Douglas: Especially when you got software organizations that … where retrospectives kind of came up from the world of agile. A lot of times it’s really focused on, “Well, do we need to change how we’re constructing our commit messages?” Or whatever these very, kind of like operational logistical things are. So we can kind of have more strategic, kind of cultural conversations, wow, that starts to open up a lot of possibility.
Betsy: Well, and it really … it’s important in a setting, too, where you’re focused on results, because for GitLab, it’s an all-remote team. Because we have no interest in the hours put in, we’re focused on the output and the results that you achieve from your work. If you lean too far into that without asking the people how it’s impacting them and how the team is functioning, then you can kind of lose sight of how mentally healthy people are. So I think, yes, it’s super important and liberating to not have a focus on how many hours you sat at your desk in any given day. That level of transparency is important to kind of keep the whole thing operating well.
Douglas: This is a nice segue into something you mentioned in the pre-show chat, which was your focus on the how, not the where. It seems like these retrospectives, these moments of kind of reflection, really, are centered on the how we think about the work, or how you think about the work. I’m just really fascinated about this reframing of things, because I think the world spends a lot of time thinking about where.
Betsy: Yes. It’s interesting, we’ve seen so many companies tackle remote work and do it really overnight in the last two and a half years. Like, when the pandemic started, there was very little wiggle room to figure out things like processes and your culture and the impact of it, because everyone was just in emergency mode and trying to figure out how to send their people home suddenly overnight. So in the beginning there was sort of a need to just function as is and keep things moving, and try to be as productive as possible when the world has this unprecedented situation going on. And now, two and a half years in, we’re at a point where the where really doesn’t and shouldn’t matter. We’ve seen that work can get done, that people can be even more productive, that their lives can be better balanced when they’re given this type of autonomy, and that businesses can still thrive and even thrive in a better sense if they allow their team to do that.
So I think we’re now at a point where the conversation should not be about this back and forth, like, “Okay, what date on the calendar are we going to reopen the office? And what’s that going to look like?” It’s now the time to focus on the how of work and looking at things like your processes and your norms and your tools. That’s a really important one, what tools you’re using. All of those logistical pieces that impact how you work together, but also your culture. You can’t just copy paste the culture you had in an office in 2019 into 2022, in a hybrid or remote setting, and expect it to tick and give people a good employee experience. So that’s what we mean when we say focus on the how and instill practices and norms and a culture that will function no matter where someone’s opening their laptop on any given day. That’s how you get to this remote distributed team at scale, that really is a thriving place to work.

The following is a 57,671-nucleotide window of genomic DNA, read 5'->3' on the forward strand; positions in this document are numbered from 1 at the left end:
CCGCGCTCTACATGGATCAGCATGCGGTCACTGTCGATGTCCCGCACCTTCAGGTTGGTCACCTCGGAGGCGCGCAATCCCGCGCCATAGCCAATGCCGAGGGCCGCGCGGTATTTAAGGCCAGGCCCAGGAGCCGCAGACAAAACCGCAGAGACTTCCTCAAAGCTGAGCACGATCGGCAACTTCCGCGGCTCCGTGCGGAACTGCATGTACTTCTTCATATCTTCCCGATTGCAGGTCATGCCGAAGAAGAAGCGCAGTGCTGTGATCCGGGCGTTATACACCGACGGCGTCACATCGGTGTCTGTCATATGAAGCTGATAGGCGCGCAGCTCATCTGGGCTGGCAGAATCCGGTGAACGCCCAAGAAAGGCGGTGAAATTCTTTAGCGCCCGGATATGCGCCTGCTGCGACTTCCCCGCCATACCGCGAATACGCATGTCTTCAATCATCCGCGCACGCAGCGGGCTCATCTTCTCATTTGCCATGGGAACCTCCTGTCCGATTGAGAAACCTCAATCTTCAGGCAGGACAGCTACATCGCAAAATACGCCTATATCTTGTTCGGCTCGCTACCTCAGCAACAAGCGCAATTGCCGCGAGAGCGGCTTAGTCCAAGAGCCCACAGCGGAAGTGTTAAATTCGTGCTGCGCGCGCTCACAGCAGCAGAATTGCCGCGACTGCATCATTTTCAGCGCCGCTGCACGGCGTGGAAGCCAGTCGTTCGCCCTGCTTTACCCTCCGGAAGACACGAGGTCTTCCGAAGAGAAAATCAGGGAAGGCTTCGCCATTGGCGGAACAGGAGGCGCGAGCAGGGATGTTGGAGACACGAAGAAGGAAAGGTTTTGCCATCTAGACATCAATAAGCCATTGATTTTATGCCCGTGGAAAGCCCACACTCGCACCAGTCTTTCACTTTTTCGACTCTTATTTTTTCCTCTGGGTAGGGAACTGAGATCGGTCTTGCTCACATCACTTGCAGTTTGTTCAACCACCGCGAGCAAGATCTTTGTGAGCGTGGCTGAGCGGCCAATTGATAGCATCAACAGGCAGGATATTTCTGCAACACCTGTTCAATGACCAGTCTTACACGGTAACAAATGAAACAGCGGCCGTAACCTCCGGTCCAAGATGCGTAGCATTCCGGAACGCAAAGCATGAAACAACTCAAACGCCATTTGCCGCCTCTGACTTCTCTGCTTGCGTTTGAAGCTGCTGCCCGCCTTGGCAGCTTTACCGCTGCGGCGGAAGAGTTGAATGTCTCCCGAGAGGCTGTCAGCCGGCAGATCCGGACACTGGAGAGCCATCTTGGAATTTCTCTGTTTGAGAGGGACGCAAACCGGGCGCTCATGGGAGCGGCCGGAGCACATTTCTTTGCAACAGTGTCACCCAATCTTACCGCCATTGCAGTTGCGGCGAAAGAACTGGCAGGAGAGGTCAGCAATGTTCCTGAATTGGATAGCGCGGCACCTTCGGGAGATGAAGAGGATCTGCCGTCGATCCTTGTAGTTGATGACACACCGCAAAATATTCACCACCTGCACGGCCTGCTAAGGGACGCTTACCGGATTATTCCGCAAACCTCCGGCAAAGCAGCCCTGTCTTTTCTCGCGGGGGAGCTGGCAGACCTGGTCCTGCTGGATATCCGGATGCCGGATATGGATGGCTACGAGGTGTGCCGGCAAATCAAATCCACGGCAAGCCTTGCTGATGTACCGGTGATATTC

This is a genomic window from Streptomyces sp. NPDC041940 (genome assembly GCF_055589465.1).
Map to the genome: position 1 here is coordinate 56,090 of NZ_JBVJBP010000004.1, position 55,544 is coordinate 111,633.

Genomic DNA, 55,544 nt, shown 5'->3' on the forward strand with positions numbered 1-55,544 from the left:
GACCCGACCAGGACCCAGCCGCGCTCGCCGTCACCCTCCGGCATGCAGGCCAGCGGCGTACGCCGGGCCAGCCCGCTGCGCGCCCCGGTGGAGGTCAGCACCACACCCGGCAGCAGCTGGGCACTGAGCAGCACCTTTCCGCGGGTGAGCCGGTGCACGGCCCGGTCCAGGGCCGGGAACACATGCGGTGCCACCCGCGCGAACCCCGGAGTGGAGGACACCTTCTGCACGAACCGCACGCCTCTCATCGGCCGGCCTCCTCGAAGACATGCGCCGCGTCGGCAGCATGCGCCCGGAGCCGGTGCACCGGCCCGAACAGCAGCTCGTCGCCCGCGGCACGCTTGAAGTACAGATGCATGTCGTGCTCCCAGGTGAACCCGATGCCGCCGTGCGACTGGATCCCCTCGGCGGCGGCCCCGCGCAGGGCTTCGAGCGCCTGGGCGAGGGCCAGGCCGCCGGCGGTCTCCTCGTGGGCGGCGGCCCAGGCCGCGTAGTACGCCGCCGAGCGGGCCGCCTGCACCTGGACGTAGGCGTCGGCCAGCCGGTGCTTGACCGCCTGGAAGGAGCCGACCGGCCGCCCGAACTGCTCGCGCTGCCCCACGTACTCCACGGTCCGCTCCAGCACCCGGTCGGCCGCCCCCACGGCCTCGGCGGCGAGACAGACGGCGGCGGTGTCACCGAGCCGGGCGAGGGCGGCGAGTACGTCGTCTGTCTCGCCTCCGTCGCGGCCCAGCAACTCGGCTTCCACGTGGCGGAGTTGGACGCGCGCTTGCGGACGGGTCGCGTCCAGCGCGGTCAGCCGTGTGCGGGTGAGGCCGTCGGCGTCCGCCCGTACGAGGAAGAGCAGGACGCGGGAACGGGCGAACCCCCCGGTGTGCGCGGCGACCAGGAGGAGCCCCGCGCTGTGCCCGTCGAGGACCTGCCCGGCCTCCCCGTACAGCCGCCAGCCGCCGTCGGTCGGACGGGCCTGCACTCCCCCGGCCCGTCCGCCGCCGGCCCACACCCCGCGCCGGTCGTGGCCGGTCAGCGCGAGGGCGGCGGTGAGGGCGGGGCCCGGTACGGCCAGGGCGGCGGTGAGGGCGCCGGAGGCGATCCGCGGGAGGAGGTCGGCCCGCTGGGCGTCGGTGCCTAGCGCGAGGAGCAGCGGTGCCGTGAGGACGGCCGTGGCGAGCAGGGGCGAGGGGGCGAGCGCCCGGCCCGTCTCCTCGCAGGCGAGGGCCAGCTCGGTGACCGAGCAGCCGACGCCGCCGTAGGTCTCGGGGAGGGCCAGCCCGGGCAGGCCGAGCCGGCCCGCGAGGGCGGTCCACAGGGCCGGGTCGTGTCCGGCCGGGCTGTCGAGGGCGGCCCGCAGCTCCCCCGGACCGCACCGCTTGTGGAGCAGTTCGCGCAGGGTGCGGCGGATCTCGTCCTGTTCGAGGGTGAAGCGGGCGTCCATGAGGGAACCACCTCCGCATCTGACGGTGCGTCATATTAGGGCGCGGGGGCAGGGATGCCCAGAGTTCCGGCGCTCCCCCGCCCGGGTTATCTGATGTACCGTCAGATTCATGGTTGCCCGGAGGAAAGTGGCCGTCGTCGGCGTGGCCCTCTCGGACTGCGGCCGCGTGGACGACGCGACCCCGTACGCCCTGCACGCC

Douglas: To me, it’s always been about the interactions. Like, what is that point of connection and how do we foster situations where people can do their best? It seems like the low-hanging fruit is one of those things that people are tripping over. You know?
Douglas: It’s like, “If there’s a giant crack in the sidewalk, maybe we should go repair that crack.”
Douglas: Oftentimes, people get focused on these big kind of visions. Like, “Wow, wouldn’t it be awesome if we could do …” And they’re not even looking at what’s … “If I just look in the backyard, what do I notice?”
Betsy: Exactly. Yeah. It makes me think of one really kind of crucial part of figuring all of that out is asking your people. I think that’s something that teams for years have done. Things like pulse surveys and asking people for their opinion on certain things. But if you really listen to your people and what they’re seeing as the cracks in the sidewalk, and the holes that you have, especially now that you’ve shifted to whatever remote structure it may be. Your people are the ones that are experiencing it every day and are going to be able to call out those things, and then help you focus on how to solve them in a way that’s going to work for everyone, and not some sort of like top down, “This is what this one leader in this one office thinks that should happen for everybody across the world.”
So really, surveying, talking to, having conversations with your people, and then actually acting on those things, not just putting it in a feedback survey and then never listening to it is going to go a long way in that employee experience and in building a culture for the future, that’s going to actually work for a diverse team.
Douglas: What we’ve noticed with the pulse surveys, et cetera, is there’s often a lack of deep curiosity in those things. A lot of times that leads to confirmation bias.
Douglas: For instance, if we ask people, “What days of the week do you want to come to the office?”